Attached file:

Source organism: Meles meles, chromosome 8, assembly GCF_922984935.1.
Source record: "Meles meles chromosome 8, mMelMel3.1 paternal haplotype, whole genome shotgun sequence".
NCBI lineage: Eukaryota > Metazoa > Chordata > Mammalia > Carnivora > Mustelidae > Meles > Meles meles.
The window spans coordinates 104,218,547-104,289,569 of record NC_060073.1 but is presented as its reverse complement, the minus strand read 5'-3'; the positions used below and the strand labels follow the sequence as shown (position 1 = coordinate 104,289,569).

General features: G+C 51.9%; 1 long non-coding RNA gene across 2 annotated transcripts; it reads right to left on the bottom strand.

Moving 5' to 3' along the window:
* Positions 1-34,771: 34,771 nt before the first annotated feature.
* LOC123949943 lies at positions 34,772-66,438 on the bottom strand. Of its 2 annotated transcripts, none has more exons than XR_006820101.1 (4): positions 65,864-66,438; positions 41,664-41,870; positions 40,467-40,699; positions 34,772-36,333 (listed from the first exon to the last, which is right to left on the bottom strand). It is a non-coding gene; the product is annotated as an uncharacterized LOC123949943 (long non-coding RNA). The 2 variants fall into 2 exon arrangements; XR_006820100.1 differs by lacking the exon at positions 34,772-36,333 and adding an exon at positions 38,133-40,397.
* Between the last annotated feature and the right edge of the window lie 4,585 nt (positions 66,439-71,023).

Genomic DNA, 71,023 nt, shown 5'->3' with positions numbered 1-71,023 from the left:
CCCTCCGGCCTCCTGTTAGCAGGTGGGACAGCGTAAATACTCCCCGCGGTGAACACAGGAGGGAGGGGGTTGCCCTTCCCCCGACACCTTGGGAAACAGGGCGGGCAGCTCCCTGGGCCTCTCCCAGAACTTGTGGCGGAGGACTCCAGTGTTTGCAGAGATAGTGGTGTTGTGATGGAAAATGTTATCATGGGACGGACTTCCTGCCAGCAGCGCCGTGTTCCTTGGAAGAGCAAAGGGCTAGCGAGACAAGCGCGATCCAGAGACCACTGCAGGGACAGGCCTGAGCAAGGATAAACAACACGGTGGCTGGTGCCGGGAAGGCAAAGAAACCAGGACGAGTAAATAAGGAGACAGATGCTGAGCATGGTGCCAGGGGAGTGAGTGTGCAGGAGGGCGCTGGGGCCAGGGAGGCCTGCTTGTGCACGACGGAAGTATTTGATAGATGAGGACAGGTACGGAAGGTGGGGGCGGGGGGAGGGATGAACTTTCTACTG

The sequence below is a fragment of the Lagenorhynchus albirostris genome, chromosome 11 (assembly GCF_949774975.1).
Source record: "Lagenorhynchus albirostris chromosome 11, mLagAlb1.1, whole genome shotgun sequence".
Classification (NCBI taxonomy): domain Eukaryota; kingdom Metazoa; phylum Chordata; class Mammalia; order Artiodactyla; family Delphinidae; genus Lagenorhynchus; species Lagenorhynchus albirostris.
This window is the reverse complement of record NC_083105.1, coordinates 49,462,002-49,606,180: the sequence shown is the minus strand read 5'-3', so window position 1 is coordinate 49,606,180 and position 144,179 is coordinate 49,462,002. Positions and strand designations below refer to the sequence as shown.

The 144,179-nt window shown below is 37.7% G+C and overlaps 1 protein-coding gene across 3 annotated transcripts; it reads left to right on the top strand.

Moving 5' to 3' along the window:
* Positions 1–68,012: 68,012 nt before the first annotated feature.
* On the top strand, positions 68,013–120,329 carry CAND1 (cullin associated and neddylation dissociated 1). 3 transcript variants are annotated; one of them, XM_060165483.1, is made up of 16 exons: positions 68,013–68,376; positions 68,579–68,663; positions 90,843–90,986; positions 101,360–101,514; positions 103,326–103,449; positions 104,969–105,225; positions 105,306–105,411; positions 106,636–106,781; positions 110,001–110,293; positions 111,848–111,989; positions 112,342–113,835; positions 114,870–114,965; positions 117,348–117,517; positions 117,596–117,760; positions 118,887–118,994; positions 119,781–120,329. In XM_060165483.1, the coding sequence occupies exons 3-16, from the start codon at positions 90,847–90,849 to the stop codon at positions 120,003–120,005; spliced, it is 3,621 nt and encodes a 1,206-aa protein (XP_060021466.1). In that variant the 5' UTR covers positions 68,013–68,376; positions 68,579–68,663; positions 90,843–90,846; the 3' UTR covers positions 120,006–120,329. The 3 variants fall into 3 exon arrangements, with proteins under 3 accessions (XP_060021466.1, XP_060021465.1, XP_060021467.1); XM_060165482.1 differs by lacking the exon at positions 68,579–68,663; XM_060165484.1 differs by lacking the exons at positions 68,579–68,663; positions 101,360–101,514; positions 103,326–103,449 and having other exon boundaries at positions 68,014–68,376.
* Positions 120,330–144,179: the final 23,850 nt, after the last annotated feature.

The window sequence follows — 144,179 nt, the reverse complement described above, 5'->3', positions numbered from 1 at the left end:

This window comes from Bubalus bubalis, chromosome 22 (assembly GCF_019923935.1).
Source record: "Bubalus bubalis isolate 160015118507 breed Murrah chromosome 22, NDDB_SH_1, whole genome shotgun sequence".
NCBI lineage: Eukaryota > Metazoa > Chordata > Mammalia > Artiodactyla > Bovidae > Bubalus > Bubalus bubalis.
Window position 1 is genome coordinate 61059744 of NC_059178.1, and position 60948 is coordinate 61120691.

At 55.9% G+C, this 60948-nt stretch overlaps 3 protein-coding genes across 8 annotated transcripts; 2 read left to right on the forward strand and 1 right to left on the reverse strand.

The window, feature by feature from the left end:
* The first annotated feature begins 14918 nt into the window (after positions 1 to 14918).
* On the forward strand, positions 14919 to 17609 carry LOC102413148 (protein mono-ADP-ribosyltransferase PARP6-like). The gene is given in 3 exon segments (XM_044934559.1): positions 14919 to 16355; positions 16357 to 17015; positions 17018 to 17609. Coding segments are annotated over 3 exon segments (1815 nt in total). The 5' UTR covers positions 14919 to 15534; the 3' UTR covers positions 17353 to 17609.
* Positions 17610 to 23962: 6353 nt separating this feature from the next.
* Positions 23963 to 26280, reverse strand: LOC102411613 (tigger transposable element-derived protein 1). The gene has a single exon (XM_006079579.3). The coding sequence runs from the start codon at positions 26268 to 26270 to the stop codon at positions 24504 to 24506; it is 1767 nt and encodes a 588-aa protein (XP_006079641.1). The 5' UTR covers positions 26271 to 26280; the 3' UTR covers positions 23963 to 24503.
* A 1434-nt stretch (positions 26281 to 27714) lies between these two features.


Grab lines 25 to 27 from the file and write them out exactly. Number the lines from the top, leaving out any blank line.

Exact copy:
Window position 1 is genome coordinate 61059744 of NC_059178.1, and position 60948 is coordinate 61120691.

At 55.9% G+C, this 60948-nt stretch overlaps 3 protein-coding genes across 8 annotated transcripts; 2 read left to right on the forward strand and 1 right to left on the reverse strand.

The window, feature by feature from the left end: